Words by Sinead Nunes, Editor
The next in the line-up to be announced for Threshold V is artist Robert Flynn, whose geometric sculptural forms seem to be perfect for this year’s theme of Contrasting Geometries.
What interests you about ‘transformation’ as a concept?
What interests me about the concept of transformation, when it’s applied to people, is that it always seems to come from a place of dissatisfaction, which creates the desire to improve and change into something else. The human perspective is that change is for the better and something to strive for. So by looking at what we want to change and what we wish to achieve from it, you can learn a lot about the ideals that people and society as whole value.
You use a lot of different skills and your work crosses mediums including photography, sculpture and more – how do you combine all these elements (and what is your main passion)?
I try not to limit myself when it comes to what I work in and use whatever medium I feel fits the concept I’m working on best. However, with the main process of my work, I create false narratives and realities through sculpture and costume which I then photograph. The photograph then serves to separate the viewer from the subject and presents it as a false reality. Any other elements and mediums I add – installation, video, etc, usually serve to support and add more layers to the work.
Which one is my main passion? That’s a tough choice between sculpture and photography, as one influences the other. If you twisted my arm, I’d have to say sculpture though, as it’s what I originally started in and that process of constructing and building something also heavily influences my photographic process.
Costume seems to take centre stage in your work – have you always been interested in designing these forms?
Creating costumes and props has been more of a recent development in my work. Originally I worked on a smaller scale, creating small sculptures and dioramas, which were to be photographed. However, I wanted to work on a larger scale and add ‘real life’ elements into my work so as to contrast against the constructed elements and to exaggerate the ‘unreality’ within my work. From the interest to expand my practice into this area, I started to create costumes.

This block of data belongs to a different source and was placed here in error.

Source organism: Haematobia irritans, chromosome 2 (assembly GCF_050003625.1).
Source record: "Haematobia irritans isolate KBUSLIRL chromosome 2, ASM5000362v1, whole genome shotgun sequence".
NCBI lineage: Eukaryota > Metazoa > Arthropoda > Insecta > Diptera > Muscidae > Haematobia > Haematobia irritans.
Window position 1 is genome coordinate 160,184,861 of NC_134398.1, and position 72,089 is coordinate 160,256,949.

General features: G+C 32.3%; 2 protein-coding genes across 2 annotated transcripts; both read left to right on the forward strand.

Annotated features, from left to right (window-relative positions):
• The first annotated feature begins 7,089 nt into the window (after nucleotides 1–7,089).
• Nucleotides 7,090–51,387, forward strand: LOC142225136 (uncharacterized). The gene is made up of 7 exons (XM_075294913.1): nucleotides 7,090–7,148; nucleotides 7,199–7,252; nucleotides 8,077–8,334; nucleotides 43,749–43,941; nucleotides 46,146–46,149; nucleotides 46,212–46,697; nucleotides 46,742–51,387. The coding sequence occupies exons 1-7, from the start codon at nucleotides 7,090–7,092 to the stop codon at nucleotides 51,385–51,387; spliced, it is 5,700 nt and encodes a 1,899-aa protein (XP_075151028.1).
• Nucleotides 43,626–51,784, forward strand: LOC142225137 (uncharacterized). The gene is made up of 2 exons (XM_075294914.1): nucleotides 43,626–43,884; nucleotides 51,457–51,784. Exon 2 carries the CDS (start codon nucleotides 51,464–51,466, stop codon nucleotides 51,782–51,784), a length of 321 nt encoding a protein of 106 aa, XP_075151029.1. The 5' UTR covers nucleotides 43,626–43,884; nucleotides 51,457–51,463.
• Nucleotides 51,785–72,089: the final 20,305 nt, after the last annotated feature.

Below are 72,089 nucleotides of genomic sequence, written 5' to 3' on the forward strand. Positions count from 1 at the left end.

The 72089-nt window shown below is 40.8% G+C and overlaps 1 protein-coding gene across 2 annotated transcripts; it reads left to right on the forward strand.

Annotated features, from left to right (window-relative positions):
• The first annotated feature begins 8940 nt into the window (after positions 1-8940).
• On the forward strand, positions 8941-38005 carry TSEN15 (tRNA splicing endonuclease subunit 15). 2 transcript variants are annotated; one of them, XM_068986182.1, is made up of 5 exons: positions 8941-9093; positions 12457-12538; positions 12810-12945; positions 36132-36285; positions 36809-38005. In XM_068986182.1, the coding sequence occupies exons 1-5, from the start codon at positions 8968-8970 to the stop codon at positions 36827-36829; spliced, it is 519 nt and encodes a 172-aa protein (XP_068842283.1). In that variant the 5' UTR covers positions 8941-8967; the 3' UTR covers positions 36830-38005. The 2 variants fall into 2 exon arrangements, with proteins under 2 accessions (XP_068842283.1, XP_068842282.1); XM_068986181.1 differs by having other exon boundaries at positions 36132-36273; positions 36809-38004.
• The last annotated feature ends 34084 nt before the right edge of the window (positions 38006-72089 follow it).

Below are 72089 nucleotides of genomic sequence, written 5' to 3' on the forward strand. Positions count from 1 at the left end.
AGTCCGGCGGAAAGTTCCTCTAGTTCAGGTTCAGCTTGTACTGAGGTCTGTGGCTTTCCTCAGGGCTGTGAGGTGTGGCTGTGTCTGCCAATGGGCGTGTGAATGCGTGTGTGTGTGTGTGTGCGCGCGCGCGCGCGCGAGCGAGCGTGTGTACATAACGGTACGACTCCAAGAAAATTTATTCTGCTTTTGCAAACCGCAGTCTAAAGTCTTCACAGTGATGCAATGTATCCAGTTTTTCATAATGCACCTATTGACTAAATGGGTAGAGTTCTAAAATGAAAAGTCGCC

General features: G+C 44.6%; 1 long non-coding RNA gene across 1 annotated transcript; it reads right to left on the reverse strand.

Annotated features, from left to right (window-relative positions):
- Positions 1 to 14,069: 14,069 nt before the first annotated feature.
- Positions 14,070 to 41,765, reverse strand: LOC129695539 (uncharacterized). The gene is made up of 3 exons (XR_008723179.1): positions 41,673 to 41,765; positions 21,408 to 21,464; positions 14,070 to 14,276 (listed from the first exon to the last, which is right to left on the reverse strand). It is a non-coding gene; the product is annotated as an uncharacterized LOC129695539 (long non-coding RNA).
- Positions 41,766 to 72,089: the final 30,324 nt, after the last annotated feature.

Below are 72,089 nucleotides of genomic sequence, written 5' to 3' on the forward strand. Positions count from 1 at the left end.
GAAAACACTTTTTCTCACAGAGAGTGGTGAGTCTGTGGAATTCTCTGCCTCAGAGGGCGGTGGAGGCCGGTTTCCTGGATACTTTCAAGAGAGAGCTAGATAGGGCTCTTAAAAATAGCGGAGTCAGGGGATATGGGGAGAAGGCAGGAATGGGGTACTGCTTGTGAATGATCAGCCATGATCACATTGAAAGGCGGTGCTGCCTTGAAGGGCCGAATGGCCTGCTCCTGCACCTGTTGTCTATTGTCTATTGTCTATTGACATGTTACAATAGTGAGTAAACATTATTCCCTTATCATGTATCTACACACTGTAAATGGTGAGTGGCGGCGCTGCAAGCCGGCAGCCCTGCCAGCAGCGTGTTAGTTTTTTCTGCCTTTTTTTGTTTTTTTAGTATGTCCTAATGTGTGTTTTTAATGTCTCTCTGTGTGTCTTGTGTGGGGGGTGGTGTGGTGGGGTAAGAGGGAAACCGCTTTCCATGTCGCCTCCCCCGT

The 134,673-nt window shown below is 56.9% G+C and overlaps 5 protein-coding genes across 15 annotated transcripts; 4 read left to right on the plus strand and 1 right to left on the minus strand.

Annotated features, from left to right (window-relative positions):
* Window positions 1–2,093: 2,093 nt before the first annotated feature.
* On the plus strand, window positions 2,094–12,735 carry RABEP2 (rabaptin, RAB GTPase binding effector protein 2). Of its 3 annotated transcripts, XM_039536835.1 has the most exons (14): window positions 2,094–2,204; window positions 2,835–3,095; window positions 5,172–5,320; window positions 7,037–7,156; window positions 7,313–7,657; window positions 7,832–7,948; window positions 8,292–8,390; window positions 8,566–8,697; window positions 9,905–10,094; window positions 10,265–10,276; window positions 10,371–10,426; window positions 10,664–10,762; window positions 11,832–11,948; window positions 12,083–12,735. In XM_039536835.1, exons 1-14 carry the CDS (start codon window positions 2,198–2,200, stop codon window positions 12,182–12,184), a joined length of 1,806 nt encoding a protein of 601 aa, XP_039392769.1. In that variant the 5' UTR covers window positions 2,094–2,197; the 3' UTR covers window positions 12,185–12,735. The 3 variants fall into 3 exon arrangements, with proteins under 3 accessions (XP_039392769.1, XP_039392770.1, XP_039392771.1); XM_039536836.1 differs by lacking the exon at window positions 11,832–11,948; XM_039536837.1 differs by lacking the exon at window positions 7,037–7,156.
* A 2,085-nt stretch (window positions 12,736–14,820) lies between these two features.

I love the series Metamorphosis and in spite of representing “unobtainable goals of perfection” there seems to be an element of fun here – would you agree?
There’s definitely an element of fun in my work. It mainly comes through during the final shoots, as I am essentially contorting myself while wearing a pile of card and paper. The whole process is a bit absurd! But I feel that absurdity ties back into the themes of the work in this series.
I found your Anima series particularly interesting – where did the inspiration come from?
The inspiration for Anima, a series of portraits that explore unconscious thoughts and feelings, was inspired by my research into Jungian archetypes and symbolism. What interested me about Jungian archetypes was the idea that we come pre-loaded with symbols and images that represent the different parts of our psyche. However, the meanings of symbols are not universal for all people and can change from culture to culture, and person to person. From here I learned about the ideas of Desmond Morris. He proposes that people are born, the same way as archetypes, with a set of inborn actions and gestures based around the functions and movements of our physical bodies. This gave me the inspiration to explore vague, unconscious symbols that don’t reflect cultural or environmental influence.
You often seem to put yourself at the centre of the work, whether that’s portraits or concealed within your sculptural creations – why is this important to your practice?
This actually stems from the previous question. Originally for Anima I was planning to use a number of different models for the series, but I realised it didn’t work as I was in a sense imprinting my own ideas of unconscious symbols onto other people. So I chose to use self portraits instead as this seemed appropriate since I was creating archetypes that were personal to me. This idea has spilled over into Metamorphosis which would have only worked if I photographed a single person. For that series, I saw it as a vague narrative framed around one person’s obsessive pursuit.
Have you ever exhibited as part of a festival arts event before?
I was a part of Night Contact in 2013, which is a photography and multimedia festival based around London. This is my first chance to exhibit this series as an art installation though, which I’m excited for.
How does your work fit with this year’s theme of ‘contrasting geometries’?
In Metamorphosis, I explore the human desire to change as an attempt to attain unobtainable goals of perfection in ways that don’t always succeed. These are represented by geometric forms in relation to the theme, which explore the contrast between who and what we are and the ideals we hold.
With music, visual art and other performances happening, what are you most looking forward to about Threshold V?
With all the musicians involved, I’m really looking forward to checking out some stuff I haven’t seen before. Also I’m really interested in seeing how my fellow artists have responded to this year’s theme.
You can keep up to date with the latest announcements for the visual art, theatre and music strands of the festival at thresholdfestival.co.uk